A Comparison of Family Care Responsibilities of First-generation and Non-first-generation Female Administrators in the Academy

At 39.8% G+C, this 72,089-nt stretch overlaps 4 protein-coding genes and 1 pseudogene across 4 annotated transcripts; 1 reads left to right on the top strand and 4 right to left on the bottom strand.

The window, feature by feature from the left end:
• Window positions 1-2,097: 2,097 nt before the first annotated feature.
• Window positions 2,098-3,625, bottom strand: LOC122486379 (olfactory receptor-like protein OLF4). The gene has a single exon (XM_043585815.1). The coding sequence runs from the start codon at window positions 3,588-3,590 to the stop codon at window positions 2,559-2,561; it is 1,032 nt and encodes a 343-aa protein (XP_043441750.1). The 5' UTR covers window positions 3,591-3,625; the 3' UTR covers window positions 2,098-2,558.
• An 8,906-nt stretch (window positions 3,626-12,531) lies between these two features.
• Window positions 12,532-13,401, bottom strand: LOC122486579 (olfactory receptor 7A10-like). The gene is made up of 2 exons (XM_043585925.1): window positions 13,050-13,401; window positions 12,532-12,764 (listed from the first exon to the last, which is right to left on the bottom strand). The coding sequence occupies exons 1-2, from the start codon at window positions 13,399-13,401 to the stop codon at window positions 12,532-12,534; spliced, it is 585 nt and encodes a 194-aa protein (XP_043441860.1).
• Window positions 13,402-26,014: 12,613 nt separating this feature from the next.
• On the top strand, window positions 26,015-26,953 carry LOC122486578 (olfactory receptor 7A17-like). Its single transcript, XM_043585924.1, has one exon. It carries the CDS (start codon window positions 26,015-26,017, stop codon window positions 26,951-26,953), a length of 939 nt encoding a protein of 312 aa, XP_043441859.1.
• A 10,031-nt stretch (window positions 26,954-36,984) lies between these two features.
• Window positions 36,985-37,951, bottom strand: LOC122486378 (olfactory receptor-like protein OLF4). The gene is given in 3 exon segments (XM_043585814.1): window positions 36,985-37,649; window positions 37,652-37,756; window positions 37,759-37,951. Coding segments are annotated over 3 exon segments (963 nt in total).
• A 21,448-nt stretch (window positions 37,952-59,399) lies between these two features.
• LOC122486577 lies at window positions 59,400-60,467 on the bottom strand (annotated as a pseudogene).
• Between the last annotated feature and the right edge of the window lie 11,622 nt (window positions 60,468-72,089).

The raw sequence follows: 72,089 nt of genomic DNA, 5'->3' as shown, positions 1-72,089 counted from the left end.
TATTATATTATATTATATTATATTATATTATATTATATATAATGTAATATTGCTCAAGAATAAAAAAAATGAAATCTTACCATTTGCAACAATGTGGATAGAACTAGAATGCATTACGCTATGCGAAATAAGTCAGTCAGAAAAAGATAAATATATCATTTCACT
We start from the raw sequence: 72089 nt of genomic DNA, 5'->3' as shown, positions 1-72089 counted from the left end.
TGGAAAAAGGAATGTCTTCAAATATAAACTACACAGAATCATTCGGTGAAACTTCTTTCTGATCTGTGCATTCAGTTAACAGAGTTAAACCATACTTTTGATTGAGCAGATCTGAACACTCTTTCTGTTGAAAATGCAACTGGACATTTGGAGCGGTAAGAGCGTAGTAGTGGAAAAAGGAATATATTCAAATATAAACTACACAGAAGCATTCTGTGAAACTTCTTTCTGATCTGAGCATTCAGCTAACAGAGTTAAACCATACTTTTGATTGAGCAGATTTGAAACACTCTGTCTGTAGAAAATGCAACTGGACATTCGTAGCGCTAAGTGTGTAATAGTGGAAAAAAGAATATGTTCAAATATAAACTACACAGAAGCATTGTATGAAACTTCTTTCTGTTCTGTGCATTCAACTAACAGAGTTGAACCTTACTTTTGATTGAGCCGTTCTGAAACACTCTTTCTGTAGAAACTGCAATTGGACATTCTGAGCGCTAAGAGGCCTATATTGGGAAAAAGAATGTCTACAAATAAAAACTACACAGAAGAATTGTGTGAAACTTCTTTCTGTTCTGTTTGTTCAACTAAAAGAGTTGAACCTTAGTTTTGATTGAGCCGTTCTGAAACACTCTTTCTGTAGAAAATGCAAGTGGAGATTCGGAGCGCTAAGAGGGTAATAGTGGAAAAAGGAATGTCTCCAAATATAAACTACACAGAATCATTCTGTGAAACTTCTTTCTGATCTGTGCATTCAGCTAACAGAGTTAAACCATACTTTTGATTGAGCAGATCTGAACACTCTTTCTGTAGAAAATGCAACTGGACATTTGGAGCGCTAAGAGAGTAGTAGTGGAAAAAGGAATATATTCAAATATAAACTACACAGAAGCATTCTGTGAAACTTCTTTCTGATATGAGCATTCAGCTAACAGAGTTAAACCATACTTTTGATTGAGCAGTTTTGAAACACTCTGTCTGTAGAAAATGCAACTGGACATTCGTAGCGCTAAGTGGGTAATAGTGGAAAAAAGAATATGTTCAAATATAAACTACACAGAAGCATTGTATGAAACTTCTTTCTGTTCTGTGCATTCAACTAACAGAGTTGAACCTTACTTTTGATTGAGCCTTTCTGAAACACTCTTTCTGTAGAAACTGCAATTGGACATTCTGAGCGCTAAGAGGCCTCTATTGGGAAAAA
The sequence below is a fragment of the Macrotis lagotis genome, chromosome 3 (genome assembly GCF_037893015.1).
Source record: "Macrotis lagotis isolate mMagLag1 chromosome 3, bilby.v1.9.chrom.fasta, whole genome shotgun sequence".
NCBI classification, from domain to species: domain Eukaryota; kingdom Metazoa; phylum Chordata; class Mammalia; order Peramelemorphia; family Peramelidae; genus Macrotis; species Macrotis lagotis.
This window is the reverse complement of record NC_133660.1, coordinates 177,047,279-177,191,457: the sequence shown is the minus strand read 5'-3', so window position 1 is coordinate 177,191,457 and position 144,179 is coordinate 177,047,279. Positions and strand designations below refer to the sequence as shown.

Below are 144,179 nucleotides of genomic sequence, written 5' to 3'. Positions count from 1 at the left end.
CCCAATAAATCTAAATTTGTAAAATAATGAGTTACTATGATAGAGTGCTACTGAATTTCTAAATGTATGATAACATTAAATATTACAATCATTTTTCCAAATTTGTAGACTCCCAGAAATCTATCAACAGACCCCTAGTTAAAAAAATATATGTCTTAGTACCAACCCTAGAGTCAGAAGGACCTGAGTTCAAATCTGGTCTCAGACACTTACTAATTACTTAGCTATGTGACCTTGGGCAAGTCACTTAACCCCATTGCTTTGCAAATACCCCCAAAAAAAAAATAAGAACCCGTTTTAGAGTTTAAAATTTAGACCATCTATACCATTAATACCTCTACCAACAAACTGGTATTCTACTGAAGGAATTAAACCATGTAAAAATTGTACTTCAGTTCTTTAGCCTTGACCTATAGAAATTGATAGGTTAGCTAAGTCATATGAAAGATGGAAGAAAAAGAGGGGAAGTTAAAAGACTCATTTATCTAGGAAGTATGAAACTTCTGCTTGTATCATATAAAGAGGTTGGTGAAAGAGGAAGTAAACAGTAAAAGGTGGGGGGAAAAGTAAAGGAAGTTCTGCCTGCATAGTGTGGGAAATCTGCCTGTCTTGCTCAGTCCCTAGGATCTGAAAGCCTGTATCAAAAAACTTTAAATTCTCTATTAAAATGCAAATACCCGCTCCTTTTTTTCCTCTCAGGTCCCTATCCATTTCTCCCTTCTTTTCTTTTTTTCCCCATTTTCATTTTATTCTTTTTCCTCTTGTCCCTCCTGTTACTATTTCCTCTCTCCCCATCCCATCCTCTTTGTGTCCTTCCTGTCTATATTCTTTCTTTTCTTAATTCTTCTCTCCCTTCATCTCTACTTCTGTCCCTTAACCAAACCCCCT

Greater numbers of women are entering and working in higher education. Some of these women are the first in their families to attain academic degrees. They are known as first-generation students, and the care of children and others is often responsible for their withdrawal from academic study. This study addressed the void of information concerning the post-baccalaureate work experiences of first-generation women by documenting their presence in higher education administrative positions and by determining that providing care for a greater number of dependent children than their peers remained in the profile of first-generation women who had transitioned from undergraduate students to academic administrators. An online questionnaire was used to examine the responses of 345 women working in North Carolina community colleges, colleges and universities. Of the respondents, 38.8 percent were first-generation; 17.4 percent of the first-generation respondents provided financial support to a parent or other. The data results and a literature review are used to suggest that family-friendly workplace policies including equitable pay for women and health insurance options that allow coverage for elderly parents could assist firstgeneration women who aspire to academic positions within higher education.